False garlic [Nothoscordum inodorum (Aiton) Nicholson][Bayer code: none][CDFA list: B] Photographs Map of Distribution



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[
SYNONYMS] [GENERAL DESCRIPTION] [SEEDLINGS] [MATURE PLANT] [ROOTS and UNDERGROUND STRUCTURES] [FLOWERS] [FRUITS and SEEDS] [POSTSENESCENCE CHARACTERISTICS] [HABITAT] [DISTRIBUTION] [PROPAGATION/PHENOLOGY] [MANAGEMENT FAVORING/DISCOURAGING SURVIVAL] [SIMILAR SPECIES] [CONTROL METHODS]

SYNONYMS:Nothoscordum gracile (Aiton) Stearn, Nothoscordum fragrans (Vent.) Kunth, Nothoscordum borbonicum Kunth, Allium gracile Aiton, Allium fragrans Vent., onion weed, grace garlic

GENERAL DESCRIPTION:Hardy noxious bulbous perennial with grass-like leaves. Closely related to the onions (Allium species), but plant parts lack an onion or garlic odor when crushed. False garlic is extremely prolific, invasive, and difficult to eradicate. Introduced as a garden plant from South America.

SEEDLINGS:Leaves similar to mature leaves, but much smaller.

MATURE PLANT:Scapes (flowering stems) typically 20-45 cm tall. Leaves 2-several, basal, linear, flat, 25-30 cm long, 0.4-1 cm wide, glabrous, sheathing at the base for < 1/10 of the scape, die back from the tip before flowers mature.

ROOTS and UNDERGROUND STRUCTURES:Bulbs solitary, ~ 1.5 cm long, with brownish membranous outer coats, produce many small bulblets (~ 0.6 cm long) on short stalks from the base of the parent bulb. Short fibrous roots grow from the base of the main bulb, often associate with mycorrhiza.

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FLOWERS:May-June. Umbels with 8-15 flowers, < 4 cm diameter. Bract beneath umbel 2-lobed, lobes separate to near the base, membranous, sheathing at the base, < 1/2 the length of the pedicels, persistent. Flowers bell-shaped, 8-15 mm long, pleasantly fragrant, on unequal pedicels ~ 2-4 cm long. Petals 6, fused at the base forming a short tube, +/- rounded at the tips, white with greenish bases and reddish to brown midveins on outer surfaces. Stamens 6.

FRUITS and SEEDS:Capsules 3-chambered, ovoid, broadest near the apex, 6-8(10) mm long. Seeds numerous, black, teardrop-shaped, angled, 2-4 mm long, 1-2 mm wide, minutely wrinkled.

POSTSENESCENCE CHARACTERISTICS:Leaves typically die back before flowering.

HABITAT:Disturbed sites, landscaped areas, gardens.

DISTRIBUTION:San Francisco Bay region, Central Valley, Central Coast, low-lying areas of the South Coast Ranges and southern North Coast Ranges, South Coast. To 100 m (330 ft).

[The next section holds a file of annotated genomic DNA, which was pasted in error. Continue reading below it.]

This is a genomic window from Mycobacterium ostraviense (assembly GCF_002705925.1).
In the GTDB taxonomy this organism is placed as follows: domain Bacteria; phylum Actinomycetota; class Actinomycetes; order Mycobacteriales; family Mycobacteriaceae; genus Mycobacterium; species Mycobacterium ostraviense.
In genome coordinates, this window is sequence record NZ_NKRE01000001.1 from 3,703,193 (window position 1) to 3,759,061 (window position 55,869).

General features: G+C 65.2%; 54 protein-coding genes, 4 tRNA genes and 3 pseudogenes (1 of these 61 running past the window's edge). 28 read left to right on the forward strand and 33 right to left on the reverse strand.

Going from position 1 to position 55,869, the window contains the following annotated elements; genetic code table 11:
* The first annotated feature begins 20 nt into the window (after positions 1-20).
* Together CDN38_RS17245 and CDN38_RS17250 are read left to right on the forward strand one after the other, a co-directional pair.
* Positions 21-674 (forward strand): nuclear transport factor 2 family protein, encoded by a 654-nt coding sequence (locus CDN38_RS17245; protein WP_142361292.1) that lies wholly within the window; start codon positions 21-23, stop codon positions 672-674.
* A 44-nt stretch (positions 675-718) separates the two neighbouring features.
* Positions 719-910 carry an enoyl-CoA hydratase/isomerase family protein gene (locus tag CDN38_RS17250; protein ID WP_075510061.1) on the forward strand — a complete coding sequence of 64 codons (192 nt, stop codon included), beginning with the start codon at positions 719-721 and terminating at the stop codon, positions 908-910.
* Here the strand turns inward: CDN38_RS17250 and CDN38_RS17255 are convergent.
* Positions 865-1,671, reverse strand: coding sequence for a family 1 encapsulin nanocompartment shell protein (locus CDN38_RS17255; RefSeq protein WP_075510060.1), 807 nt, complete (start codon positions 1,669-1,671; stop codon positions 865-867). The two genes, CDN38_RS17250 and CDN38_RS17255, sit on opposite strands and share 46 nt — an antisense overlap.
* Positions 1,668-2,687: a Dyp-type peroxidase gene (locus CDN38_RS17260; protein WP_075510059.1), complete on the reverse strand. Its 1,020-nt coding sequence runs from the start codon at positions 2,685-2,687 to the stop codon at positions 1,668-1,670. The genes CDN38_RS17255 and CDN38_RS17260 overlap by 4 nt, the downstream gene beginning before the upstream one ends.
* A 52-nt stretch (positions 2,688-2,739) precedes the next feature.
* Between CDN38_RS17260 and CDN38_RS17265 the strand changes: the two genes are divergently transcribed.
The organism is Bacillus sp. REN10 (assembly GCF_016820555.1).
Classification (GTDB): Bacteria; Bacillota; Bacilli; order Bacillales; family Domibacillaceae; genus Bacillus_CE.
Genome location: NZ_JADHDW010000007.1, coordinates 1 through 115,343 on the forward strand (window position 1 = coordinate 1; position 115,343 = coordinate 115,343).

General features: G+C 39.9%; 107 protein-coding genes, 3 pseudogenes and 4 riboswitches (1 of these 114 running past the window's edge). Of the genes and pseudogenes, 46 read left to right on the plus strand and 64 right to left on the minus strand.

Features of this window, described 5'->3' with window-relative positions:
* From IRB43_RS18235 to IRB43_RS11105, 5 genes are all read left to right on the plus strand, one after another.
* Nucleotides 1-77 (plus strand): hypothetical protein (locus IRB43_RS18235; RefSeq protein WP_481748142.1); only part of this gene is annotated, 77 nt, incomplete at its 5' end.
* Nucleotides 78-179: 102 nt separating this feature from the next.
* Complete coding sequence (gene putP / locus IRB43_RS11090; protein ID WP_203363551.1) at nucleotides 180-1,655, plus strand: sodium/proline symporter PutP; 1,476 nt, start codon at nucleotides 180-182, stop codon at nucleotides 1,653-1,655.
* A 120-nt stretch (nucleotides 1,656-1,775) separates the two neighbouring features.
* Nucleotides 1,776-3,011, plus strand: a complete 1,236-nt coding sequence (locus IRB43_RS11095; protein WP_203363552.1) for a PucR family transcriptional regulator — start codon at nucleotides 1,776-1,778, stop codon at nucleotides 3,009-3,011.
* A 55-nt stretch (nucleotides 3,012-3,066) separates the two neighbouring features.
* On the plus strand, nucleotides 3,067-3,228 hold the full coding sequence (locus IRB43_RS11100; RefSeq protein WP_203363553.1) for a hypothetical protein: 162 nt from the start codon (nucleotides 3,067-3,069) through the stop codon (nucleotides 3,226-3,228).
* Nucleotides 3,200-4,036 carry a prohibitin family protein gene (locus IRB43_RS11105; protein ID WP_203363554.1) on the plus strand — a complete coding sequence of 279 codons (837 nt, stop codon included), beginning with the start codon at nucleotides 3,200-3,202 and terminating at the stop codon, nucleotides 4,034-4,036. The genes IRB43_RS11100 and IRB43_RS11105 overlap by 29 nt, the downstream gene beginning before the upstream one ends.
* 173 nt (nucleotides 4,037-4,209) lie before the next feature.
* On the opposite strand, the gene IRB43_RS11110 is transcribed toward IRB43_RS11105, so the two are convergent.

PROPAGATION/PHENOLOGY:Reproduces by seed and underground bulblets. Seed is highly viable and germinates readily on poor soils. Bulblets separate from the parent bulb by contractile roots.

MANAGEMENT FAVORING/DISCOURAGING SURVIVAL:Underground bulblets easily dislodge from the parent bulb when plants are manually removed.

SIMILAR SPECIES:Unlike false garlic, panicled onion and wild garlic have an onion or garlic odor when plant parts are crushed, and petals are separate at the base. In addition, wild garlic produces aerial bulbils.

CONTROL METHODS: Prevention and control: These species generally impart an undesirable garlic or onion type flavor to contaminated food products including cereal grains, milk, meat, eggs, and poultry. These species reproduce by seed, underground bulblets, and aerial bulbils in the case of Allium vineale. Tillage may reduce seed production, but new plants rapidly emerge from underground bulbs. Repeated tillage may eventually reduce bulb reserves and result in plants with less vigor. At low densities, plants may be carefully removed by hand-pulling. Competitive crops that shade these species may also improve control. Effective herbicides include 2,4-D, triclopyr and dicamba.

References
Ferguson, G. P., G. E. Coats, G. B. Wilson and D. R. Shaw. 1992. Postemergence control of wild garlic (Allium vineale) in turfgrass. Weed Technology 6(1): 144-148.
Fitzsimmons, J. P. and L. C. Burrill. 1993. Wild Garlic (Allium vineale L.). Pacific Northwest Extension Bulletin 444. 2 pp.
Gast, R. E., R. A. Liebl, and F. W. Slife. 1990. Wild garlic (Allium vineale) control with thifensulfuron and DPX-L5300. Weed Technology 4(3): 592-597.
Leys, A. R. and F. W. Slife 1988. Absorption and translocation of carbon-14 chlorsulfuron and carbon-14 metsulfuron in wild garlic (Allium vineale). Weed Science 36(1): 1-4.
Leys, A. R. and F. W. Slife 1987. Comparison of chlorsulfuron and metsulfuron for control of Allium vineale L. Weed Research 27(1): 35-42.
Leys, A. and F. W. Slife 1986. The response of wild garlic (Allium vineale) to the timing of spray applications of chlorsulfuron. Weed Science 34(5): 718-723.
Khodayari, K., R. E. Frans, et al. 1985. Evaluation of chlorsulfuron in wheat (Triticum aestivum cultivar Forest) and in a wheat-soybean (Glycine max) double-cropping system. Weed Science 33(5): 746-749.
Peske, S. T. and A. H. Boyd 1985. Separation of wild garlic (Allium vineale) from wheat with a gravity table. Seed Science and Technology 13(1): 129-138.

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